Companies bidding for work on HS2 will miss out on contracts if they don’t meet diversity criteria, the project’s head of equality, diversity and inclusion (EDI) has said.
Mark Lomas, head of EDI, said the margin by which HS2 contracts were won or lost meant companies could not afford to lose marks through poor supplier diversity.
Lomas said: “I could give you lots of moral stories about how [diversity] is going to benefit but the fact is the difference between winning and coming second in a large contract at HS2 is 3%. The weighting on EDI on skills is way above 3%, so if you don’t do it you’re not going to win.”
He added suppliers that embraced supplier diversity found it helped them win other business. “One of our best suppliers has used the evidence they’ve amassed around EDI for HS2 to win over £100m of extra business,” he said.
Speaking at the MSDUK conference in Birmingham, Lomas said supplier diversity was a “fundamental part of the success” of HS2 because of the impact its construction would have on those on the planned route. “If you’re born in certain areas of the UK you will actually grow up next to an HS2 construction site potentially for the next 10-12-15 years,” he said.
“If disruption and impact is all you get, but you don’t get opportunities – whether that be business or employment – then actually we’ve not done our jobs well.”
Getting the UK’s infrastructure market to embrace diversity was not without challenges. Many came into the tendering process with a locked supply chain, said Lomas, so HS2’s bidding processes forced potential suppliers to demonstrate how they were going to embed and monitor diversity.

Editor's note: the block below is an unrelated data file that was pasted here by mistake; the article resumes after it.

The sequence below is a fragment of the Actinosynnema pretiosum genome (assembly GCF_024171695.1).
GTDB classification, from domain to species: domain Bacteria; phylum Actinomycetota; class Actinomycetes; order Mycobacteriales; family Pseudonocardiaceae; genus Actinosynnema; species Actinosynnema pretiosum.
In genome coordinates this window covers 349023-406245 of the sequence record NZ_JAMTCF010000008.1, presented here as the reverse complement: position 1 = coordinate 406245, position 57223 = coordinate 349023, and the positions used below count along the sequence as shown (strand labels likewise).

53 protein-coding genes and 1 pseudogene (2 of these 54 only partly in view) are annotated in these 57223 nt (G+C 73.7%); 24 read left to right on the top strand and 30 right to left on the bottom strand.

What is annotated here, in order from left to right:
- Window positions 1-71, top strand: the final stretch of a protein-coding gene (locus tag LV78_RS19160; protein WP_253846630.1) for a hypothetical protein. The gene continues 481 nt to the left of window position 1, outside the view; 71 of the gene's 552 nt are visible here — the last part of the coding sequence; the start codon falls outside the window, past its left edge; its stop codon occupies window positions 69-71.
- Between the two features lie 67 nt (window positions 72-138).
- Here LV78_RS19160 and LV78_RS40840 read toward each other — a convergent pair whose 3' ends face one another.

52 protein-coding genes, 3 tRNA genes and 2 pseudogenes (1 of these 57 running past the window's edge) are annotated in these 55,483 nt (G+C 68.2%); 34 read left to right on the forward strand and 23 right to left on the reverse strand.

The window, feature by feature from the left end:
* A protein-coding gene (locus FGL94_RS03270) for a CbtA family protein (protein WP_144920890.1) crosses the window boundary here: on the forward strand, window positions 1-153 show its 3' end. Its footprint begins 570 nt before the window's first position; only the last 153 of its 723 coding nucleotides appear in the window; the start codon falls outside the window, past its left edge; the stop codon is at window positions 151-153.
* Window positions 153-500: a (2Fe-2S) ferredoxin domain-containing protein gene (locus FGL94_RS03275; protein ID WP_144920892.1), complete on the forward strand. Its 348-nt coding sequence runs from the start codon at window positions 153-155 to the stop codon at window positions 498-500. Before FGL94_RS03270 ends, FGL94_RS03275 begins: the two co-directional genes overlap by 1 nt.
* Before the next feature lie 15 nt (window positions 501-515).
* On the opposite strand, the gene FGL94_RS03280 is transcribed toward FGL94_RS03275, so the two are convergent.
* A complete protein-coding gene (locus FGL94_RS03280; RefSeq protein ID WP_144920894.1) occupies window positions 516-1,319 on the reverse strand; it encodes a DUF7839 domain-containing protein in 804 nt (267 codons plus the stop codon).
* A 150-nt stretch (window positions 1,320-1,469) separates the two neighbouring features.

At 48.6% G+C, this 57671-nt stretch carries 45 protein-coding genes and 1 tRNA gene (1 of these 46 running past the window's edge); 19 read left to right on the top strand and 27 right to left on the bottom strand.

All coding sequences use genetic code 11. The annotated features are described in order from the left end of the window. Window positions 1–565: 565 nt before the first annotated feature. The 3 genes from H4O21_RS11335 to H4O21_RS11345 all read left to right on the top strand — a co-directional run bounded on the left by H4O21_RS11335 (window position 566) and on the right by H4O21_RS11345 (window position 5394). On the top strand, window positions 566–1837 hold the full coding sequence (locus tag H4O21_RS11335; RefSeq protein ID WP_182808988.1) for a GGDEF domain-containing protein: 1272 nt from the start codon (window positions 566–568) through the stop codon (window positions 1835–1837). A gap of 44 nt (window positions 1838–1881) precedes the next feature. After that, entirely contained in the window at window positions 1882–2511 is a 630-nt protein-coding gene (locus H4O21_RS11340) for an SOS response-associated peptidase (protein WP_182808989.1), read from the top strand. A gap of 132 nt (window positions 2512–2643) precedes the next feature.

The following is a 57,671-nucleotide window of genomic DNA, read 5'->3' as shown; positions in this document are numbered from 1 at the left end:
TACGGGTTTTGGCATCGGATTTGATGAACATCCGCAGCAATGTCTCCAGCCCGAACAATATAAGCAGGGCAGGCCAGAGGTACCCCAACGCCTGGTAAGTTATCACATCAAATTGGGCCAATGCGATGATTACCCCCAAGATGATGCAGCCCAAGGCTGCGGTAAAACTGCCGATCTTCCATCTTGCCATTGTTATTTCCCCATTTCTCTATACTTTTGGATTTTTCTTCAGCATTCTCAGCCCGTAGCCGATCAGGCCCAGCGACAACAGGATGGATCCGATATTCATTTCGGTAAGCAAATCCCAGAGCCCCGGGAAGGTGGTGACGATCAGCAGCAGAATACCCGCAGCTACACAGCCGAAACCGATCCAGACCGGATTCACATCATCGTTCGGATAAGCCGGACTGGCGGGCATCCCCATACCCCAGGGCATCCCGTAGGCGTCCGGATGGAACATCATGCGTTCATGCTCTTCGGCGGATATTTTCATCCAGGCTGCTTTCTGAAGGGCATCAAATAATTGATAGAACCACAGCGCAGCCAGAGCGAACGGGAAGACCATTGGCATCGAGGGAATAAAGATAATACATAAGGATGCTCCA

As the UK has no legislation mandating supplier diversity, Lomas said it was important for HS2 to contractually enforce the standards it wanted.
“Within our ITT documents we’re very specific that we expect them to engage with organisations like MSDUK, WeConnect, Social Enterprise UK and others, primarily because we don’t have the legislation which mandates it so we make it very clear what we expect,” said Lomas.
HS2 asks suppliers to report on their spend with diverse suppliers – including women, black and ethnic minority, LGBT, disabled-owned SMEs and enterprises – and what their representation is in their supply chains specifically for HS2 contracts. “Not what they do across the whole organisation because you can fudge it very easily. I want to know what you’re doing on the HS2 contract,” said Lomas.
Lomas has also asked HS2’s supply chain to report at what stage of the tender process SMEs and diverse businesses drop out, “much like you would measure diversity in recruitment”, to build a better picture of where the barriers are for these firms and to develop a supplier diversity capabilities plan.
“There’s lots of anecdotal evidence, but nothing statistical that says, ‘This is where the barriers are,’ so we’re hoping to get to that,” he said. “In a couple of years I fully expect us to have a body of evidence that allows us demonstrate why we might want to do something further.”
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